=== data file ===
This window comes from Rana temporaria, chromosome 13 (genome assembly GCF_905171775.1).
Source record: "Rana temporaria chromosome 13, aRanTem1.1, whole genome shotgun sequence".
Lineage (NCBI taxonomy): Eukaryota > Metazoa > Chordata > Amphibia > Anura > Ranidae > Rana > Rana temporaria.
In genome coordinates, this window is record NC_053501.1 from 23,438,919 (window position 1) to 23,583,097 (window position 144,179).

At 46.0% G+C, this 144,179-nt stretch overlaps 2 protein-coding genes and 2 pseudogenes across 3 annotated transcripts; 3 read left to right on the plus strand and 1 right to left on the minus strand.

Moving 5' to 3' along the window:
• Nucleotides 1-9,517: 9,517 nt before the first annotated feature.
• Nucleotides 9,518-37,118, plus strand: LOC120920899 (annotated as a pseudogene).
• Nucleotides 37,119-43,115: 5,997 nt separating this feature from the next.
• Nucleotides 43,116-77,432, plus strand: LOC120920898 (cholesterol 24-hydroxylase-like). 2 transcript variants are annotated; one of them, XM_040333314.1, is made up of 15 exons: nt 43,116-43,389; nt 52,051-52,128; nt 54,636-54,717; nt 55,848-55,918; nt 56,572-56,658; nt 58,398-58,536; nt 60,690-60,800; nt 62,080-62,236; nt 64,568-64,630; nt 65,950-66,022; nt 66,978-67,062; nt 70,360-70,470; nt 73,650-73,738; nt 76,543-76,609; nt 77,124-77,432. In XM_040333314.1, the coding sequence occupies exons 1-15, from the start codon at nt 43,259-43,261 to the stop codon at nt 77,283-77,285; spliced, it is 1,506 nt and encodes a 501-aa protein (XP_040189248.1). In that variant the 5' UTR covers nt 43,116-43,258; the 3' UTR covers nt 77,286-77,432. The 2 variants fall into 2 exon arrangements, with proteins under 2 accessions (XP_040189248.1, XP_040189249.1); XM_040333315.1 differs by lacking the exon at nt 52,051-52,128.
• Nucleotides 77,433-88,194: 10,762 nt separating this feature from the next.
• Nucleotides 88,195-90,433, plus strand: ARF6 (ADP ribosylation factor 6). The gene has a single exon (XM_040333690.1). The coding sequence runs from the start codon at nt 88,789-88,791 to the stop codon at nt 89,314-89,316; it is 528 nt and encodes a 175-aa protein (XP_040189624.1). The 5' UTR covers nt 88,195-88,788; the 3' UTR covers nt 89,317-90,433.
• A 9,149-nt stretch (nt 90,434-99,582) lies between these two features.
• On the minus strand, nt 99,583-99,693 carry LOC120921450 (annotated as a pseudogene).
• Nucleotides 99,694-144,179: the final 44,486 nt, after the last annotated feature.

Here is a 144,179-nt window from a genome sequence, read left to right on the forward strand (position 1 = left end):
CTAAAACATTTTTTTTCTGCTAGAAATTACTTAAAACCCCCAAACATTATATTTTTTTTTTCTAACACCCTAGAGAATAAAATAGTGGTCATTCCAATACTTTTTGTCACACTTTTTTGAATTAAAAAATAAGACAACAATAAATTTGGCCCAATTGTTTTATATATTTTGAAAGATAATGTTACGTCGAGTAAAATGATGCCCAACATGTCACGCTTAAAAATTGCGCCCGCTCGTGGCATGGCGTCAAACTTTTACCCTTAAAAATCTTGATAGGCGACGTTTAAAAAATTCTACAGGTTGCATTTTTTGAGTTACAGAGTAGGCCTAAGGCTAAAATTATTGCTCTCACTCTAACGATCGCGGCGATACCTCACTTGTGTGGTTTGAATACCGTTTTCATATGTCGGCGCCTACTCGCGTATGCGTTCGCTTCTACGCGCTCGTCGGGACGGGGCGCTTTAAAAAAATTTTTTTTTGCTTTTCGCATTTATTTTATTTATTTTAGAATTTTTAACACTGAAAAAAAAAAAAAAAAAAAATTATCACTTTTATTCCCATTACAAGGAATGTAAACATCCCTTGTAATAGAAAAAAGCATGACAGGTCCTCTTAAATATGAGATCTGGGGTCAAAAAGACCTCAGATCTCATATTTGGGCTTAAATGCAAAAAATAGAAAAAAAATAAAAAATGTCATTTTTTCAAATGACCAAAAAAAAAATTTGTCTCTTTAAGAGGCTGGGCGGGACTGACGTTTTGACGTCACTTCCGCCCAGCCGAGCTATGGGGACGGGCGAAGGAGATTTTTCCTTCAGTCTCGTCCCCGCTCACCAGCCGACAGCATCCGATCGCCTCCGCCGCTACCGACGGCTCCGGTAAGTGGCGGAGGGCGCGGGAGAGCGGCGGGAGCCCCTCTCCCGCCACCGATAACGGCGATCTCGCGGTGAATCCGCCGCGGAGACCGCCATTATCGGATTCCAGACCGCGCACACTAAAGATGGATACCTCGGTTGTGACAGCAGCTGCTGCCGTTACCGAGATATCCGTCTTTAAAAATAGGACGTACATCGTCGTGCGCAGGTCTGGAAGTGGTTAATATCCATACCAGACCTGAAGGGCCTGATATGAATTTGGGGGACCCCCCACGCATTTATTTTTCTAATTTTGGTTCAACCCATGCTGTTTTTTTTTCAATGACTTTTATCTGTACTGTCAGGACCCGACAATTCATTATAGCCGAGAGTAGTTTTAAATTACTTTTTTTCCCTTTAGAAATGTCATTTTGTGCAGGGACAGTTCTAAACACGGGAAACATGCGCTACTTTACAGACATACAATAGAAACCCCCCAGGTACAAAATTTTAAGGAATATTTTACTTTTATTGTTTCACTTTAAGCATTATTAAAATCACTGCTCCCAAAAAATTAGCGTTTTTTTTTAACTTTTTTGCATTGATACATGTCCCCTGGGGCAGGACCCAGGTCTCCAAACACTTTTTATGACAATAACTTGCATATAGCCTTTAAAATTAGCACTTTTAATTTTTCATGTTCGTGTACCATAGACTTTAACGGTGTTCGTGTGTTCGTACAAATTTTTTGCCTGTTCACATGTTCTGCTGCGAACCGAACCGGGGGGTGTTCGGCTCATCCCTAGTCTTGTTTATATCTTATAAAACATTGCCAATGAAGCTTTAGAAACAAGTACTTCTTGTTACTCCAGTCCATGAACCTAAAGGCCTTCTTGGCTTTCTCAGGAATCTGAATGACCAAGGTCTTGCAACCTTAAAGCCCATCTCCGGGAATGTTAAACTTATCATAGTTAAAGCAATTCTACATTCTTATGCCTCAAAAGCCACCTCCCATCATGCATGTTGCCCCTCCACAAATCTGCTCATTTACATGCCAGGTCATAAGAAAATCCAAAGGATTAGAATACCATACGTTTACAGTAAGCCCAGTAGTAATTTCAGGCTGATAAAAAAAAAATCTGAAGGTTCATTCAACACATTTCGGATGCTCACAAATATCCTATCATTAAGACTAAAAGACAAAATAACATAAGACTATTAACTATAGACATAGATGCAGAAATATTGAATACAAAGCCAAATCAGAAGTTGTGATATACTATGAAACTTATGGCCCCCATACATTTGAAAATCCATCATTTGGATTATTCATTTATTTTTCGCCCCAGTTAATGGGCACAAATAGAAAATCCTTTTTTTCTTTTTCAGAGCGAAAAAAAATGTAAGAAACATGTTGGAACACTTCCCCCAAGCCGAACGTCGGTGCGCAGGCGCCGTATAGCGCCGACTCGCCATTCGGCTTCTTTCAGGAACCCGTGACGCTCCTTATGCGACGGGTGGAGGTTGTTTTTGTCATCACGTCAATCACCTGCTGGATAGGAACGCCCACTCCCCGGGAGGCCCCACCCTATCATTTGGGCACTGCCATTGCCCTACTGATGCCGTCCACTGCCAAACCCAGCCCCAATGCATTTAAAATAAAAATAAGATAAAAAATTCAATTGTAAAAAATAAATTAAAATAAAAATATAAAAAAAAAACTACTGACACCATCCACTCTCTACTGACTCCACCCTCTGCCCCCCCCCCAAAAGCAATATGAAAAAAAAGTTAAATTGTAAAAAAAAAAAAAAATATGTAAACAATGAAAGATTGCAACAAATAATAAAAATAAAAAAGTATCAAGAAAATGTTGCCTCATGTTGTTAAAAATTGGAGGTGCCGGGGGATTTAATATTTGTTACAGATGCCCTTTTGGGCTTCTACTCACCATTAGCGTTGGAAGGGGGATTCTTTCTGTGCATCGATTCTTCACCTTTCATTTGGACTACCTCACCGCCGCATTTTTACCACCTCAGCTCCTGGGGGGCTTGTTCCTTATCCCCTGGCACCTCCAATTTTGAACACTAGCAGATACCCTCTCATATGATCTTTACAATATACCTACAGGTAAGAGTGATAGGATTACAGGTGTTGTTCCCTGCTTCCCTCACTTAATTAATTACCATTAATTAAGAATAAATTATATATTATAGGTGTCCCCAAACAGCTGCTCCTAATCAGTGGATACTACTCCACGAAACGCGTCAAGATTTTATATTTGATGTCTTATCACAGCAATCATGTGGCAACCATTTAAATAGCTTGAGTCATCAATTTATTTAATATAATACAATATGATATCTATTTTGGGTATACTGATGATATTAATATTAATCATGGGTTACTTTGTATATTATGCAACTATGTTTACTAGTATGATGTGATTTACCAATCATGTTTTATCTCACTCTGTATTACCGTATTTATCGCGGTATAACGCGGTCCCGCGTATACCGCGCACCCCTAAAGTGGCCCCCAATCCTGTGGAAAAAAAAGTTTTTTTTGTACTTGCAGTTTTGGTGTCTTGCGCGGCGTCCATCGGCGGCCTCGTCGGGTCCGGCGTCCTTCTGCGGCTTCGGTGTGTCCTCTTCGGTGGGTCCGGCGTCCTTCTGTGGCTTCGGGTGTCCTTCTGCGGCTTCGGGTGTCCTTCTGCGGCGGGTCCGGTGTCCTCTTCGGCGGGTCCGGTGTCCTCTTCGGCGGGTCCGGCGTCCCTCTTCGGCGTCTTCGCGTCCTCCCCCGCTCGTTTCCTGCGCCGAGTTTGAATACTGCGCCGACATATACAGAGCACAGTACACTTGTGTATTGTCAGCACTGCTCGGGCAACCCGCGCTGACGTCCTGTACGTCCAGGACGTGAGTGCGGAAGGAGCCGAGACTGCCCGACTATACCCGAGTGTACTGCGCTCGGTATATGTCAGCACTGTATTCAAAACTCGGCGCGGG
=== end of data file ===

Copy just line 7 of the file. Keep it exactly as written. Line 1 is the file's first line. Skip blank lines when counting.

• Nucleotides 1-9,517: 9,517 nt before the first annotated feature.